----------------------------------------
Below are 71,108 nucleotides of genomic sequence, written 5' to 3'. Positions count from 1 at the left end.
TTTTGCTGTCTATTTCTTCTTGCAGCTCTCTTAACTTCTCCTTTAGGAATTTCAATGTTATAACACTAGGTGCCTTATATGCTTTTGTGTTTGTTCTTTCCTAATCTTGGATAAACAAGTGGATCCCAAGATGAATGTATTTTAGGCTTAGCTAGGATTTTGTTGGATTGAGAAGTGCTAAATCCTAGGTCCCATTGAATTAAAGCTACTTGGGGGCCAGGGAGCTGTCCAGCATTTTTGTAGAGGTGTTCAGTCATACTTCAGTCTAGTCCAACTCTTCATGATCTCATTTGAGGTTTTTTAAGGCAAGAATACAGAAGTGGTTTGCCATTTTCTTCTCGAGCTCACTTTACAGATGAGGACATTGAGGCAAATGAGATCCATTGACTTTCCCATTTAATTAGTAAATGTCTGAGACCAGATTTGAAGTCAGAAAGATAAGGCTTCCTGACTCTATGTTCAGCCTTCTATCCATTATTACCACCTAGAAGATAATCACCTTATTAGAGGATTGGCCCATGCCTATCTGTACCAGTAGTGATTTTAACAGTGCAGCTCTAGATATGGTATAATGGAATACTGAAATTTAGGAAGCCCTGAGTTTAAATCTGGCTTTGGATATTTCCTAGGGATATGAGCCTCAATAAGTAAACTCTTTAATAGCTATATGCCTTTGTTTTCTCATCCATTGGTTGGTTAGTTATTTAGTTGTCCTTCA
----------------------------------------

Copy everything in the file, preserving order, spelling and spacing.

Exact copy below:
Below are 71,108 nucleotides of genomic sequence, written 5' to 3'. Positions count from 1 at the left end.
TTTTGCTGTCTATTTCTTCTTGCAGCTCTCTTAACTTCTCCTTTAGGAATTTCAATGTTATAACACTAGGTGCCTTATATGCTTTTGTGTTTGTTCTTTCCTAATCTTGGATAAACAAGTGGATCCCAAGATGAATGTATTTTAGGCTTAGCTAGGATTTTGTTGGATTGAGAAGTGCTAAATCCTAGGTCCCATTGAATTAAAGCTACTTGGGGGCCAGGGAGCTGTCCAGCATTTTTGTAGAGGTGTTCAGTCATACTTCAGTCTAGTCCAACTCTTCATGATCTCATTTGAGGTTTTTTAAGGCAAGAATACAGAAGTGGTTTGCCATTTTCTTCTCGAGCTCACTTTACAGATGAGGACATTGAGGCAAATGAGATCCATTGACTTTCCCATTTAATTAGTAAATGTCTGAGACCAGATTTGAAGTCAGAAAGATAAGGCTTCCTGACTCTATGTTCAGCCTTCTATCCATTATTACCACCTAGAAGATAATCACCTTATTAGAGGATTGGCCCATGCCTATCTGTACCAGTAGTGATTTTAACAGTGCAGCTCTAGATATGGTATAATGGAATACTGAAATTTAGGAAGCCCTGAGTTTAAATCTGGCTTTGGATATTTCCTAGGGATATGAGCCTCAATAAGTAAACTCTTTAATAGCTATATGCCTTTGTTTTCTCATCCATTGGTTGGTTAGTTATTTAGTTGTCCTTCA